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(5th LD) N. Korea fires 2 ballistic missiles into East Sea: S. Korean military

Defense 11:48 October 01, 2022

(ATTN: UPDATES with phone talks between nuclear envoys in paras 7-9)
By Song Sang-ho

SEOUL, Oct. 1 (Yonhap) -- North Korea fired two short-range ballistic missiles into the East Sea on Saturday, South Korea's military said, in its fourth such provocation in less than a week.

The Joint Chiefs of Staff (JCS) said it detected the launches from the Sunan area in Pyongyang between 6:45 a.m. and 7:03 a.m. and that the missiles flew some 350 kilometers at apogees of around 30 km at top speeds of Mach 6.

The launches came just hours before South Korea was set to hold an event marking the Armed Forces Day with its key military assets on display. The previous day, the South, the United States and Japan staged an anti-submarine warfare exercise in the East Sea.

"The recent series of North Korea's ballistic missiles is an act of significant provocation that undermines peace not only on the Korean Peninsula, but also in the international community, and a clear breach of U.N. Security Council resolutions," the JCS said in a text message sent to reporters.

It added, "Our military will maintain a firm readiness posture while tracking and monitoring related movements in close cooperation with the U.S. in preparation against additional provocations."

The presidential National Security Council convened a standing committee session and condemned the North's latest launches.

The country's top nuclear envoy, Kim Gunn, held separate phone talks with his American and Japanese counterparts over Pyongyang's latest saber-rattling, according to Seoul's foreign ministry.

The envoys strongly condemned North Korea's series of missile provocations this week and called them a clear violation of U.N. Security Council resolutions, it said.

They also agreed to maintain close bilateral and trilateral communication, while strengthening coordination for a united response from the global community, it added.

JCS Chairman Gen. Kim Seung-kyum and Gen. Paul LaCamera, the commander of the South Korea-U.S. Combined Forces Command, held virtual consultations over the launches.

In a statement, the U.S. Indo-Pacific Command said the North's move "highlights the destabilizing impact of the DPRK's unlawful WMD and ballistic missile programs," It reaffirmed Washington's "ironclad" commitment to the defense of its Northeast Asian allies. The DPRK is the acronym for the North's official name, the Democratic People's Republic of Korea, and WMD stands for weapon of mass destruction.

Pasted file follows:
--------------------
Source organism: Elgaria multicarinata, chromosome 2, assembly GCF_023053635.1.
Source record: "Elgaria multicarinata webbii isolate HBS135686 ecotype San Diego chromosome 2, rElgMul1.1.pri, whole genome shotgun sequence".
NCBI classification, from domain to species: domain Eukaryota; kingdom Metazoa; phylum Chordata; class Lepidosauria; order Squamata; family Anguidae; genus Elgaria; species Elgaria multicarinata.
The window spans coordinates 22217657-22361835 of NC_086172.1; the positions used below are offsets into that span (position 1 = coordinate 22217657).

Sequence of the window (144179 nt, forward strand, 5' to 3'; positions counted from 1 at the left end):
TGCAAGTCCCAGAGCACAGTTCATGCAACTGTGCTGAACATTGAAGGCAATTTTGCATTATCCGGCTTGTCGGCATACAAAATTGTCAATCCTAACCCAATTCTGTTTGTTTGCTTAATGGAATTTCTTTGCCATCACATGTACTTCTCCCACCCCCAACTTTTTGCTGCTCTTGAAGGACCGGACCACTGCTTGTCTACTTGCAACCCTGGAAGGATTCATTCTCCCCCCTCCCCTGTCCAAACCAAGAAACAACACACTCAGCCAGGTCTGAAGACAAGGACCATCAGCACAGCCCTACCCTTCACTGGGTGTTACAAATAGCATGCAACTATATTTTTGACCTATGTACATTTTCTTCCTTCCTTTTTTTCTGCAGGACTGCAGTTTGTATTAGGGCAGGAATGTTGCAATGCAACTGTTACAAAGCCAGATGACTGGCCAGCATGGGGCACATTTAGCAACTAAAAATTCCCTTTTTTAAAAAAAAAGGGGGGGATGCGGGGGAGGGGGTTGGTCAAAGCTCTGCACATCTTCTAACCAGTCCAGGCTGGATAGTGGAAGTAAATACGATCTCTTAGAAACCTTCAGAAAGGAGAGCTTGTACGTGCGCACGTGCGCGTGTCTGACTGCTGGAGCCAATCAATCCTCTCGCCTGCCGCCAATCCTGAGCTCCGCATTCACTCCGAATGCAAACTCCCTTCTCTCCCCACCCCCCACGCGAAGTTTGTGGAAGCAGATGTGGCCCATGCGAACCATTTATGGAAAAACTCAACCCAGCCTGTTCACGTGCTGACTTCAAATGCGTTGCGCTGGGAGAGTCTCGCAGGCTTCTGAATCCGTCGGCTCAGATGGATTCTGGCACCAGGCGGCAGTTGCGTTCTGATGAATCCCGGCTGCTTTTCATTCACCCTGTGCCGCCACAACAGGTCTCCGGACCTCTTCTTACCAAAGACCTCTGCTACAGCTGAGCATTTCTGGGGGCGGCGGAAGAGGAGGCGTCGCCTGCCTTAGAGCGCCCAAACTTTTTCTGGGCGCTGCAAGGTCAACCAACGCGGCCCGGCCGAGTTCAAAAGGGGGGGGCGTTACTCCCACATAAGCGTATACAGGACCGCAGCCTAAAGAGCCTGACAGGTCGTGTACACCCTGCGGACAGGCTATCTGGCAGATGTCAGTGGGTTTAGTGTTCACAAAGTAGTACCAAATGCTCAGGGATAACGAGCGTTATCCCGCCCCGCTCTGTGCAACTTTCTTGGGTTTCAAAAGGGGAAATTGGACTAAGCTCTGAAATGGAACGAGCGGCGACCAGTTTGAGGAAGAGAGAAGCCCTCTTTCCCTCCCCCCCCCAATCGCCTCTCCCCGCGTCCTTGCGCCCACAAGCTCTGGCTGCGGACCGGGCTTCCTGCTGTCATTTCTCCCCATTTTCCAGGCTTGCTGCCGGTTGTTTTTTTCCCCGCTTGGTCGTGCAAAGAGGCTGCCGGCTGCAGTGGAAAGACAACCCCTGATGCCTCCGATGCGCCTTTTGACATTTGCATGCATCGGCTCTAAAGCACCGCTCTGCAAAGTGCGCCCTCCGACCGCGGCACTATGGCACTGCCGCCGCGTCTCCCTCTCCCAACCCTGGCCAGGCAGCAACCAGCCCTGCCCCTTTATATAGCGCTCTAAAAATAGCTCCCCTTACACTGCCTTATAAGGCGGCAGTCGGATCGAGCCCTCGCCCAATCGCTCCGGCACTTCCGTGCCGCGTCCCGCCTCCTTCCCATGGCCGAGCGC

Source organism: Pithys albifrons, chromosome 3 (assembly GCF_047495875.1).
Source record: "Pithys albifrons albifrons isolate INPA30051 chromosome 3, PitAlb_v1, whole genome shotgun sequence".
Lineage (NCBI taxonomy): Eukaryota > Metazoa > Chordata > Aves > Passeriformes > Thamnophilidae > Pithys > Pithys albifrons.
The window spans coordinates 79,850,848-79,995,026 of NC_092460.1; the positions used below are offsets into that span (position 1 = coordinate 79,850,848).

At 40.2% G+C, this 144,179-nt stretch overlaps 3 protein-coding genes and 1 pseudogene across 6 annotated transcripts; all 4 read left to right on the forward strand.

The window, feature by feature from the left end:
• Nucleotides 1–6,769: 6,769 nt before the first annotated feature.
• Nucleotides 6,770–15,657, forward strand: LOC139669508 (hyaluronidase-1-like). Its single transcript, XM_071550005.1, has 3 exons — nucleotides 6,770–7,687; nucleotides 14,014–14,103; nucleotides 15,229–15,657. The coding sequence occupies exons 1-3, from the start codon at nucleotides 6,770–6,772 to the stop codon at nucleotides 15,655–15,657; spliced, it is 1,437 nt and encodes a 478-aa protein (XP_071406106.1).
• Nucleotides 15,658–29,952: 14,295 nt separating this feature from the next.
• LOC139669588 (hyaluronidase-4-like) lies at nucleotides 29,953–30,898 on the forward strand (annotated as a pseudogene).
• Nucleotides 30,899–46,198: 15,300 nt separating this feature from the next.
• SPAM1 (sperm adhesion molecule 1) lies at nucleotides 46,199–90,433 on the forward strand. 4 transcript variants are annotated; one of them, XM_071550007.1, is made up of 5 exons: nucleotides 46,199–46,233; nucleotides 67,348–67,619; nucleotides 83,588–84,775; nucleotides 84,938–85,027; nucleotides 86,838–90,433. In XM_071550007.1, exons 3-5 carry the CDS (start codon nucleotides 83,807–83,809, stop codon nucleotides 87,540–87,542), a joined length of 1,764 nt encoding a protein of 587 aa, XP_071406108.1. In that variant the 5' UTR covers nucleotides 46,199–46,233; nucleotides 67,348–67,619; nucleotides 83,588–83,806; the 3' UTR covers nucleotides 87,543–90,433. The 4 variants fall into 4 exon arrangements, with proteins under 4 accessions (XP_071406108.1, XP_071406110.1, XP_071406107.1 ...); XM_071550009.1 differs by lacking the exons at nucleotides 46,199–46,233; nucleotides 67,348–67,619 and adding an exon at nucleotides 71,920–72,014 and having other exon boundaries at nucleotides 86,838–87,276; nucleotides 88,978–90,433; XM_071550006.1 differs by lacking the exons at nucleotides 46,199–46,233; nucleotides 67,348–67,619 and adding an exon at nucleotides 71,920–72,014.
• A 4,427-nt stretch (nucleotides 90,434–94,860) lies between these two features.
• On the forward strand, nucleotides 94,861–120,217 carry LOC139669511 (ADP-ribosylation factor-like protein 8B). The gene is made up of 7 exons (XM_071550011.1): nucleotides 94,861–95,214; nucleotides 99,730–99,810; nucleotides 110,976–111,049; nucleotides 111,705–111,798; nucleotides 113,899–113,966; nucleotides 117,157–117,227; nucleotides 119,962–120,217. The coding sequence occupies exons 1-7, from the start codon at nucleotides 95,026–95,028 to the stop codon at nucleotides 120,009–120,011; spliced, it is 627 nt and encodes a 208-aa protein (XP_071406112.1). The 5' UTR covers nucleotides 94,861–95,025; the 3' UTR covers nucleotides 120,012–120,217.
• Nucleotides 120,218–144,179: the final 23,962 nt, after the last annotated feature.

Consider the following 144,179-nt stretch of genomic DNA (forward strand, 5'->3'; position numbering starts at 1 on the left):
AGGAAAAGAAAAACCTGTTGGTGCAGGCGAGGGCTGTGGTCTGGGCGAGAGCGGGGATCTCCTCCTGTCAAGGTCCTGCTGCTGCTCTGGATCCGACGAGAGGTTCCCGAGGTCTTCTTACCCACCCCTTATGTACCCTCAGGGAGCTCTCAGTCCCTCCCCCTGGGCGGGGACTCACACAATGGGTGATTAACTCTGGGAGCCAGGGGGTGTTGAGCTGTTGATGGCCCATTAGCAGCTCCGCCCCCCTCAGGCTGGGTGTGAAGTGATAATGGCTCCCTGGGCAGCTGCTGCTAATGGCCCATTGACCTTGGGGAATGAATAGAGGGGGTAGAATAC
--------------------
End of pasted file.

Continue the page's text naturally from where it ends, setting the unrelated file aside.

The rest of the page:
The latest launches followed earlier provocations on Sunday, Wednesday and Thursday.

Military authorities have been looking into possibilities that the North's recent launches might have involved its KN-23, KN-24, the KN-25 super-large multiple rocket launcher or other short-range platforms.

The KN-23 and KN-24 are modeled after Russia's Iskander ballistic missile and the U.S.' Army Tactical Missile System (ATACMS), respectively. Both KN-23 and KN-24 missiles are known for "pull-up" maneuvers to avoid interception.

Pyongyang's test-firing of short-range missiles raised speculation that it has been doubling down on its push to develop tactical nuclear arms.

On Thursday, U.S. Vice President Kamala Harris made a daylong visit to South Korea, during which she met with President Yoon Suk-yeol and toured the Demilitarized Zone (DMZ) that divides Korea. While here, she said Washington would do "everything" in our power to ensure its security commitment to the Asian ally.

This photo, taken on Sept. 25, 2022, shows a news report on a North Korean missile launch being aired on a TV screen at Seoul Station. (Yonhap)

This photo, taken on Sept. 25, 2022, shows a news report on a North Korean missile launch being aired on a TV screen at Seoul Station. (Yonhap)


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